In the wake of another pointless shooting, I think that it’s time to get to the heart of the problem that plagues America: that guns are a constitutional right, and that they do kill people.
Its time to face the facts. And the numbers. Guns do kill people.
There have been more gun deaths between 1968 and 2011 in civilian America than in every war the country has fought since 1776. To give numbers, 1.4 million deaths to 1.2 million. Now let’s think for a moment. The Americans fought the Revolutionary War, the War of 1812, the Civil War, both World Wars, Korea, Vietnam, Afghanistan, and now Iraq over 240 years and in 43 years, there were more gun deaths in civilian life. That’s not just shocking, it’s terrible.
And that’s not the worst of it. In 2011, 11,101 people died from guns in America, which is equivalent to around 30 people a day. This year alone, there have already been around 10,000 gun related deaths in the US (at the time of this writing).
I’m done with numbers now, because I want to go to an argument that I heard people use, and I’ve heard people I know personally use: “Guns don’t kill people, people do. Criminals will always find a way to get their hands to guns (and other weapons). Restricting guns will just prevent people who are law-abiding citizens trying to protect themselves from getting guns. So we should just allow guns.”
I admit that that’s a sloppy version of the argument, and maybe could be better articulated, but that’s about the point I heard. So now I’m going to use chemistry to explain how guns kill people.
When you were a teen (maybe you still are, like me) and you were sitting in a classroom listening to the chemistry teacher talk, did he/she ever talk about catalysts? You know, a substance that causes or accelerates a chemical reaction without itself being affected? Yeah. If you were alive in the ’70s or ’80s, you would have heard about CFCs, or chlorofluorocarbons. That was the stuff that was destroying the ozone layer. The point is that they did it so effectively because it was a catalyst, so it just hung around and continued to break ozone down without having much problems on its own. Eventually, CFCs were banned by the Montreal Protocol, and the ozone layer sort of healed, but the damage that was done remained.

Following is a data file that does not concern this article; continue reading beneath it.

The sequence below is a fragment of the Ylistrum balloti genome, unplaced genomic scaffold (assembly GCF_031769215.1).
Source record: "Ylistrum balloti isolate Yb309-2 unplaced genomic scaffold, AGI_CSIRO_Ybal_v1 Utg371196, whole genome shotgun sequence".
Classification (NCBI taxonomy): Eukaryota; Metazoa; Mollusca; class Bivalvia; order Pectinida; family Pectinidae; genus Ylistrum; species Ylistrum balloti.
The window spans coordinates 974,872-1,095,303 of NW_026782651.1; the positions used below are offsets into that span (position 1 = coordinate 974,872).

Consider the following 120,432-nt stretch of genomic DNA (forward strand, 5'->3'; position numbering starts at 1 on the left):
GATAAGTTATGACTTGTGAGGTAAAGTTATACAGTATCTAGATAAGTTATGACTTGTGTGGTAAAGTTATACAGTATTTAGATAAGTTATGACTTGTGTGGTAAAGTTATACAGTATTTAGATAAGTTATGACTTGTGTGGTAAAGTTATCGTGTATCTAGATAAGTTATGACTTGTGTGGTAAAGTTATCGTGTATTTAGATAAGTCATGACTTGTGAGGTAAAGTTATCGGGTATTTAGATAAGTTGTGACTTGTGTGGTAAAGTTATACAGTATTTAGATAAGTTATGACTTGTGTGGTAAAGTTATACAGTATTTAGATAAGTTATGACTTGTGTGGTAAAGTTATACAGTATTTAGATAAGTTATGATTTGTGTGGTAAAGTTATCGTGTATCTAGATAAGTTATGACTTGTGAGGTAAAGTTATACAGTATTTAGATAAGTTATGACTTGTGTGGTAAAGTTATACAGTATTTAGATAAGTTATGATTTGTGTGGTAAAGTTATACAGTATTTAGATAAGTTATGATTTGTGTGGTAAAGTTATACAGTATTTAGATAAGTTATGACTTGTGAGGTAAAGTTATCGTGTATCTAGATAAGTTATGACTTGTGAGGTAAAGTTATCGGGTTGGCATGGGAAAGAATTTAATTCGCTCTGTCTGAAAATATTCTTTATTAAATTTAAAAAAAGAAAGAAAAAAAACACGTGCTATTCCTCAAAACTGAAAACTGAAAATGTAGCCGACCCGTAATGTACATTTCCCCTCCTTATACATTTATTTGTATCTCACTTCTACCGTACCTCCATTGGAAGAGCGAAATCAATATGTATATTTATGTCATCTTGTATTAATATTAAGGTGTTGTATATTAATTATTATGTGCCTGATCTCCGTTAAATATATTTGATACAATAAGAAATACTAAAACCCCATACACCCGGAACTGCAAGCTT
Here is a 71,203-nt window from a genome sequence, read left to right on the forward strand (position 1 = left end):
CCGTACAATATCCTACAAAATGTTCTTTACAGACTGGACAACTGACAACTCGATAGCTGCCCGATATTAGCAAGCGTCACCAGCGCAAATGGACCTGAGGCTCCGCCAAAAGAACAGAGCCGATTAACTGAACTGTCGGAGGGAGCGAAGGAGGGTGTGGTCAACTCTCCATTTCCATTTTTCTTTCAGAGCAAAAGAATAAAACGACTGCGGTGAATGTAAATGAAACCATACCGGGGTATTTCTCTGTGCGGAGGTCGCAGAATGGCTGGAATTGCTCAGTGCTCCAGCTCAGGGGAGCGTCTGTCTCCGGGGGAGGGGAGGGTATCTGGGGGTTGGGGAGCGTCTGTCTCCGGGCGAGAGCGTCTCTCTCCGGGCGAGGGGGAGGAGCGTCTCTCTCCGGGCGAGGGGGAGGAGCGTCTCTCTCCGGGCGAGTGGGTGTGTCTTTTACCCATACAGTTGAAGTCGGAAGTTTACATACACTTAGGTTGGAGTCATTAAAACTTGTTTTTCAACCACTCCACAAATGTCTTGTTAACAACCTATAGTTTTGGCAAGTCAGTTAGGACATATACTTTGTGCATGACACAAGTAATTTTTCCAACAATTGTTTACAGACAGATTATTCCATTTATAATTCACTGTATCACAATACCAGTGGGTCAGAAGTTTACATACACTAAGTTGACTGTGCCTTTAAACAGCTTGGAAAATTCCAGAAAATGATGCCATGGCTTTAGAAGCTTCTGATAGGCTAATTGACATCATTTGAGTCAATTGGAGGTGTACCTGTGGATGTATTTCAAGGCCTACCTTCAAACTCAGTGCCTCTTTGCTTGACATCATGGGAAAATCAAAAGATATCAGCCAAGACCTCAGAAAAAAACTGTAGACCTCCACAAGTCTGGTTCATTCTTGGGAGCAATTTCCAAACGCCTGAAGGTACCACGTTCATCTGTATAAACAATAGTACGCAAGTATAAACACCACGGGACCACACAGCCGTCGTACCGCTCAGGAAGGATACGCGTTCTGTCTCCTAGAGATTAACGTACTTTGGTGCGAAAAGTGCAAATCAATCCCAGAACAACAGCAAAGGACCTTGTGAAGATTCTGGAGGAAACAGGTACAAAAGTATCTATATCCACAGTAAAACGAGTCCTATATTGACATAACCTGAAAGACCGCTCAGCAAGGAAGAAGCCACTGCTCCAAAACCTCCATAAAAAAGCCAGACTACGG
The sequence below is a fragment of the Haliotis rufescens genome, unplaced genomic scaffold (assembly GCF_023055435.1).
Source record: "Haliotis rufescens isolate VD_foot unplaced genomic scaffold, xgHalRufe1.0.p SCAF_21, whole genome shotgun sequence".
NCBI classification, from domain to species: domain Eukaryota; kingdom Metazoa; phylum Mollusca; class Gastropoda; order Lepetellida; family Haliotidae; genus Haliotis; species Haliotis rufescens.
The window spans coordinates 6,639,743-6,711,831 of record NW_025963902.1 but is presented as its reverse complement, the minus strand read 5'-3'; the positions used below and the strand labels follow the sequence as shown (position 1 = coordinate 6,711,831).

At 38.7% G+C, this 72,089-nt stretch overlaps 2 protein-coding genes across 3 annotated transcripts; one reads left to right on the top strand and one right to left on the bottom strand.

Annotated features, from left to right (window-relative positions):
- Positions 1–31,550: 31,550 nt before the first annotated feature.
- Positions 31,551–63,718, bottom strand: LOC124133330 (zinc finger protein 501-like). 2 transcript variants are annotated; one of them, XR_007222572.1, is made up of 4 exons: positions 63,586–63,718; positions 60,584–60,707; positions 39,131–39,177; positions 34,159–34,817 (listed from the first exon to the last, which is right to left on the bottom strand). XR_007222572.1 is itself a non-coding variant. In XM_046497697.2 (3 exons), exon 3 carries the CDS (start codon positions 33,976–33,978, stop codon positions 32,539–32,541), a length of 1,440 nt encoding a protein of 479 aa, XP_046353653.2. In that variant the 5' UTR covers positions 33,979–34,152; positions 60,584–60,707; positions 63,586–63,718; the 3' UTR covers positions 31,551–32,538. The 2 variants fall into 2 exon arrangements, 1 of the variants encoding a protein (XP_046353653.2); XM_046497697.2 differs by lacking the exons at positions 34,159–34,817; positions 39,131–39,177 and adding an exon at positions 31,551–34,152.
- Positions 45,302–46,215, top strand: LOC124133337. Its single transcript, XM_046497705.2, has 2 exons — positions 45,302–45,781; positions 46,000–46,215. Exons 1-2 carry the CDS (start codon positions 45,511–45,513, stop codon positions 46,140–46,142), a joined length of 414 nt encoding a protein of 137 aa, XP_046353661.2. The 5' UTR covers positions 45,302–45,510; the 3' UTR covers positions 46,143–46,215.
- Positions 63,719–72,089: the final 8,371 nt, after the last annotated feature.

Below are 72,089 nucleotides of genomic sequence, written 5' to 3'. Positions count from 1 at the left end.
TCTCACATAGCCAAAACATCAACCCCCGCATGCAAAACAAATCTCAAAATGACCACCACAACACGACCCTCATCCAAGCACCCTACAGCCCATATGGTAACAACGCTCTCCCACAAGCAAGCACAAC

Guns are a catalyst. Just think about it for a second. An substance (object) that causes or accelerates a reaction without itself being affected. That sounds like a gun to me, if you consider how many shootings would not have happened had the shooter been a swordsman or a knife wielder instead. Sure, you can still kill someone with those, but it’s much easier to run away and much easier to subdue them. If guns were banned, there certainly would be fewer murders going on.
And here’s a note to all those out there calling for no gun restriction. There are some cases where guns can be used, like in hunting and such, and I understand why people like shooting. But in all, the cons of guns outweigh the pros, and think about this for a second. It’s a thought experiment. Imagine the person you love most in the world. Now imagine hearing that he/she was shot dead in a mass killing spree. Now how do you think about guns? No, I don’t want long, reasoned answers, I want your immediate reaction. You need to remember that the 1.4 million people who died probably had families, friends and loved ones.
Joseph Stalin was one horrible dictator, but he was intelligent. And he once stated, “One death is a tragedy, a million is a statistic.” We as humans cannot become callous to death. 1.4 million is not a statistic. It is a group of people whose lives were ended by gun violence. Let’s not forget that.
It’s time guns had their own Montreal Protocol. Guns are more dangerous than probably any chemical we humans can discover. It’s time to change society. I’m not a social scientist, and I’m sure I’ll leave the policy making to the politicians, but I think what I’ve said above makes enough sense for people to realise one thing: yes, guns do kill people.
And that needs to stop.
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